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I have three tables

prices
   timestamp : datetime
   unit_id   : integer
   price     : decimal

sales
   timestamp : datetime
   unit_id   : integer
   price     : decimal

schedules
   timestamp : datetime
   unit_id   : integer
   status    : string

These tables don't belong to anything, so a schedules_id or other keys will not work. How can I take advantage of ActiveRecords relationships to get something like:

class Schedules
   has_one :sale, 
     joins: "LEFT OUTER JOIN ( sales s ) 
             ON ( s.timestamp = schedules.timestamp AND s.unit_id = schedules.unit_id")

   has_one :price
      ...
 end

So then I can

Schedules.where(timestamp: Time.now).includes([:sales, :prices]).all

The reality is much more complicated than the above example. The application has hundreds of tables.

Using a join works, but will place the attribute/value into the schedule object.

class Schedules
  def self.prices
    select("*").joins("LEFT OUTER JOIN ...")
  end
end

The above will work in joining the prices fields into a schedule.

s = Schedules.prices.last # will have a price attribute
s.price

But what would be ideal is to have the joins in a child object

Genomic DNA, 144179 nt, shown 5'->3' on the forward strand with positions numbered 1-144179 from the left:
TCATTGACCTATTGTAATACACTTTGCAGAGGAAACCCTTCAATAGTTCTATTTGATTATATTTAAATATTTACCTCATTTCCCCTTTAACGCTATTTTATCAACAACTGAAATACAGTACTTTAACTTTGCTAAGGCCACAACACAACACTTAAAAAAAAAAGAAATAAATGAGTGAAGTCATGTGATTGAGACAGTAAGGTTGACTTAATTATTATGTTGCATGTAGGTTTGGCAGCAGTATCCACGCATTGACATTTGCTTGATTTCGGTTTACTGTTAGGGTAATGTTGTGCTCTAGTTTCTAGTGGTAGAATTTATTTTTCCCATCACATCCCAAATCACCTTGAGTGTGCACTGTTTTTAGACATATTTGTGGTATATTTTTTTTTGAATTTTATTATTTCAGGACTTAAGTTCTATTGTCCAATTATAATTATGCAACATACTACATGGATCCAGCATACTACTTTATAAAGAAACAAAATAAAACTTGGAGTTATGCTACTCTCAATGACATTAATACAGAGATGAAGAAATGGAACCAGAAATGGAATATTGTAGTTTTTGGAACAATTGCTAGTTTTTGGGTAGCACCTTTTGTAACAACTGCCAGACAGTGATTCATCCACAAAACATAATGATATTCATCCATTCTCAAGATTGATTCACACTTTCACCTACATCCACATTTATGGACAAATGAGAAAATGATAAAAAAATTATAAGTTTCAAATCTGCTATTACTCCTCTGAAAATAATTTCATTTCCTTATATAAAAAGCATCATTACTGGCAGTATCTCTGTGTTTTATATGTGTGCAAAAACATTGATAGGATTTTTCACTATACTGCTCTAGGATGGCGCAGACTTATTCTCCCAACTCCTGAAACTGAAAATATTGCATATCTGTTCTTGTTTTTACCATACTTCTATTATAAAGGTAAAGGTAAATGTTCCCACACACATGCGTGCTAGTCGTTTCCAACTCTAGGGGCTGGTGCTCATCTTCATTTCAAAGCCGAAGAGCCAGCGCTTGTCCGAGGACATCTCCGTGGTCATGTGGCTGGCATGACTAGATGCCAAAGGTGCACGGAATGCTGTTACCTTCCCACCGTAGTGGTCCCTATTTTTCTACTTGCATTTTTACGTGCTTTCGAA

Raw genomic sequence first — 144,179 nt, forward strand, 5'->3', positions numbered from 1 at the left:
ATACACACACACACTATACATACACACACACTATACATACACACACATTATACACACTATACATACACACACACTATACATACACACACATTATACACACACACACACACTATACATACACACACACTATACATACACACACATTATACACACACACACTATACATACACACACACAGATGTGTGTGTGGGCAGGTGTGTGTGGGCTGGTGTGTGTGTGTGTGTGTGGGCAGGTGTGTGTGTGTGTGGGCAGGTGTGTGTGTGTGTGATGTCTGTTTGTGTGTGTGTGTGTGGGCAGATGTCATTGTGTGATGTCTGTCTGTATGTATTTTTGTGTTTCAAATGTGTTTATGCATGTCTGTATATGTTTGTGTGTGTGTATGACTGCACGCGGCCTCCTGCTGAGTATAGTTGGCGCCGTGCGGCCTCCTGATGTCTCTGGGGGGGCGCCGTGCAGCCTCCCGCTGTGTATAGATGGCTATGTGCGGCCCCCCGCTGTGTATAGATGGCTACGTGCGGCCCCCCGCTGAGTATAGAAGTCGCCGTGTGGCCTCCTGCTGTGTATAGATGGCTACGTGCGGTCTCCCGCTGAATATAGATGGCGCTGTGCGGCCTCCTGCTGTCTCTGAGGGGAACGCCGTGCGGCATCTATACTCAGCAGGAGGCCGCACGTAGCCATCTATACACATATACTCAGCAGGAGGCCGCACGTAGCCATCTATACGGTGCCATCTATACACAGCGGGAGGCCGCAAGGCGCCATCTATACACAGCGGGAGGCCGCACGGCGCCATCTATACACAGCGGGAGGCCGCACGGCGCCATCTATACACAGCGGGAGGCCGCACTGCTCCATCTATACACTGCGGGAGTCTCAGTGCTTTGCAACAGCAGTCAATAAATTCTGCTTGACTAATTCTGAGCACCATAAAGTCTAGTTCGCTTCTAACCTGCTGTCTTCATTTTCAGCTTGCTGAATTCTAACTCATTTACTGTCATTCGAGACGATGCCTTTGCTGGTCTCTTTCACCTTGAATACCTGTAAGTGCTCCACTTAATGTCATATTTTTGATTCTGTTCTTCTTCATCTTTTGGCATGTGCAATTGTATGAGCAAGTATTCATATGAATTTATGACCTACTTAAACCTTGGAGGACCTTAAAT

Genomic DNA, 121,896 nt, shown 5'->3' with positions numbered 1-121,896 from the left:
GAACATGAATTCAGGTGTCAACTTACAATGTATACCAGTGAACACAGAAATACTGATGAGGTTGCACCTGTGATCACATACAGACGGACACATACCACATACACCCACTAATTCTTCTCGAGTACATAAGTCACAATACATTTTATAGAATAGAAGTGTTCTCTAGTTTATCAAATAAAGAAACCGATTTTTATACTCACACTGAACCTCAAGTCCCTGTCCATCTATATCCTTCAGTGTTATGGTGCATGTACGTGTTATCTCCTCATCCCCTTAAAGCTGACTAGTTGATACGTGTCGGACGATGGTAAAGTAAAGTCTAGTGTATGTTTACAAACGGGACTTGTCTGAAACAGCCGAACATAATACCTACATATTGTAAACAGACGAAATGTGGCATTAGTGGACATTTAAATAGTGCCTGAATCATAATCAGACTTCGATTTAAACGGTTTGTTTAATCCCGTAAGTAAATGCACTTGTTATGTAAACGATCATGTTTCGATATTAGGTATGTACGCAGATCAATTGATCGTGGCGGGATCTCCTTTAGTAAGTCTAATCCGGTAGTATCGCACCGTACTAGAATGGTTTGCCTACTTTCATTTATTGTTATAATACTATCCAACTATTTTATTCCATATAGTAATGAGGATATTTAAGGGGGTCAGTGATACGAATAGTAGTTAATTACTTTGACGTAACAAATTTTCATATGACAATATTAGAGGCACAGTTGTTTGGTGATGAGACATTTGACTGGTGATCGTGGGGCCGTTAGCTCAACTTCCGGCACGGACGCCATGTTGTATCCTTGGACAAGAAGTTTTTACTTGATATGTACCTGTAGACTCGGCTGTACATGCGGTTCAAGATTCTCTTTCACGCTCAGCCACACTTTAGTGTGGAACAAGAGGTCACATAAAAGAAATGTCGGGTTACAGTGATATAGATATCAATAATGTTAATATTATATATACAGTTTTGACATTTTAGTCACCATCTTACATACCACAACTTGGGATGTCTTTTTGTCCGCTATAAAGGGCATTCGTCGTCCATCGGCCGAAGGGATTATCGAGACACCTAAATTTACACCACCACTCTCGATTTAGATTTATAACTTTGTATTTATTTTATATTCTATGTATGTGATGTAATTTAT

s.price.price
s.sales.price
share|improve this question
    
If the application has hundreds of tables then you need to rethink the data structure. Something needs to be inherit from something, or reduce the number of needed tables by use of something like H-store postgresql.org/docs/9.0/static/hstore.html –  rovermicrover Apr 9 '13 at 20:14

1 Answer 1

Why not just create a unti model, even if its just an ID number, and then enforce that they either all have the same timestamp, or just have the timestamp on the unit. Either way you end up with the same result.

class Price < ActiveRecord::Base

  belongs_to :unit
  has_one :schedule, :through unit
  has_one :sale, :through unit

end

Same for the other two and then.

class Unit < ActiveRecord::Base

  has_one :price
  has_one :schedule
  has_one :sale

end

With either a timestamp on the Unit now instead of the others, or a custom validation to make sure that all the associated have the same timestamp.

share|improve this answer
    
That is a good idea for the scenario I posted. The reality is much more complicated. There are many more tables and possible combinations. The volume of data is also very large. Maintaining and processing something like Unit for the many combinations would be too expensive. –  The Who Apr 9 '13 at 18:28

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